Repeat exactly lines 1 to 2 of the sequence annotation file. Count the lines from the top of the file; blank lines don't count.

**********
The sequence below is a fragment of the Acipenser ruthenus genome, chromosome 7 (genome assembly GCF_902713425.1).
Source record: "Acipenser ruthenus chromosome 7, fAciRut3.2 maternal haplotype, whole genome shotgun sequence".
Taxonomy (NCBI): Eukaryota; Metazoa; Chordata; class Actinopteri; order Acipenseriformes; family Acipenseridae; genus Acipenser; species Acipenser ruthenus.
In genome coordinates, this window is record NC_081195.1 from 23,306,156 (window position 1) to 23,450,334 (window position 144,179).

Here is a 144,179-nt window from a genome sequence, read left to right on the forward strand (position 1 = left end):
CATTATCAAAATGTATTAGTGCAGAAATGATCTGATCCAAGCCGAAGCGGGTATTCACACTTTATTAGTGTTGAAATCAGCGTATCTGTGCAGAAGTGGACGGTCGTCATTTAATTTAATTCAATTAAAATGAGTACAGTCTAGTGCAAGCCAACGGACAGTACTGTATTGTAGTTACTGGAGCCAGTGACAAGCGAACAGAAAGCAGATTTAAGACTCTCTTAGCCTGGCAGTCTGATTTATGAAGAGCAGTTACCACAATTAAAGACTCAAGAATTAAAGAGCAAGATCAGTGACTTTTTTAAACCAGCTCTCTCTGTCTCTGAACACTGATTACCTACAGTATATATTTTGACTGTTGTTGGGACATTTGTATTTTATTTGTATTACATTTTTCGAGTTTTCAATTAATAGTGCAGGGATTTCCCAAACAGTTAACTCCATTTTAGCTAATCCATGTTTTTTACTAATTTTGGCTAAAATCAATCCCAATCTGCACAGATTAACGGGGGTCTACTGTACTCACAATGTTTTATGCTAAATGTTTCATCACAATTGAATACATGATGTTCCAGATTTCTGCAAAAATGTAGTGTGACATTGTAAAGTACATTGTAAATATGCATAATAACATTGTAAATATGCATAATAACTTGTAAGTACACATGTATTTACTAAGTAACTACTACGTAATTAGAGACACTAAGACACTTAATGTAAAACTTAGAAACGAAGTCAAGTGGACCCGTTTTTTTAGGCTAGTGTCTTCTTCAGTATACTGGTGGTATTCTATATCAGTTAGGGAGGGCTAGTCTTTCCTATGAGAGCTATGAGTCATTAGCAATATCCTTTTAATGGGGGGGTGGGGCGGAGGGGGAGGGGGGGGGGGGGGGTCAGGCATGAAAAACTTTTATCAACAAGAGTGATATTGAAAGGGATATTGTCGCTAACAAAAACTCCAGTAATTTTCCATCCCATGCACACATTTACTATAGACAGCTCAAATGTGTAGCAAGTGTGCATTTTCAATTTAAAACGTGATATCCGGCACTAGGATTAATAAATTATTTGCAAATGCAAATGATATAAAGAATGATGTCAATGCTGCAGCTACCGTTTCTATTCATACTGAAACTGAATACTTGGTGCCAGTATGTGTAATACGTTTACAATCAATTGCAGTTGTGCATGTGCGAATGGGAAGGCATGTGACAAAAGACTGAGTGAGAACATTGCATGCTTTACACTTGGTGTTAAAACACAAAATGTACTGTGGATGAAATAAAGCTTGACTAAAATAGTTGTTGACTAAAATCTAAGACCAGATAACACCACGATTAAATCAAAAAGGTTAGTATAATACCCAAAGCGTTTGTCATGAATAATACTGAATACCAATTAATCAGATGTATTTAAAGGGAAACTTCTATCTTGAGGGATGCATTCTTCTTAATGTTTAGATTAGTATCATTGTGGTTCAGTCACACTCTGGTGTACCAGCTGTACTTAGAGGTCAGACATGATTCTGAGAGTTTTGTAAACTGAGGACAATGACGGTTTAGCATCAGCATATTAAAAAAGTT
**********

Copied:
The sequence below is a fragment of the Acipenser ruthenus genome, chromosome 7 (genome assembly GCF_902713425.1).
Source record: "Acipenser ruthenus chromosome 7, fAciRut3.2 maternal haplotype, whole genome shotgun sequence".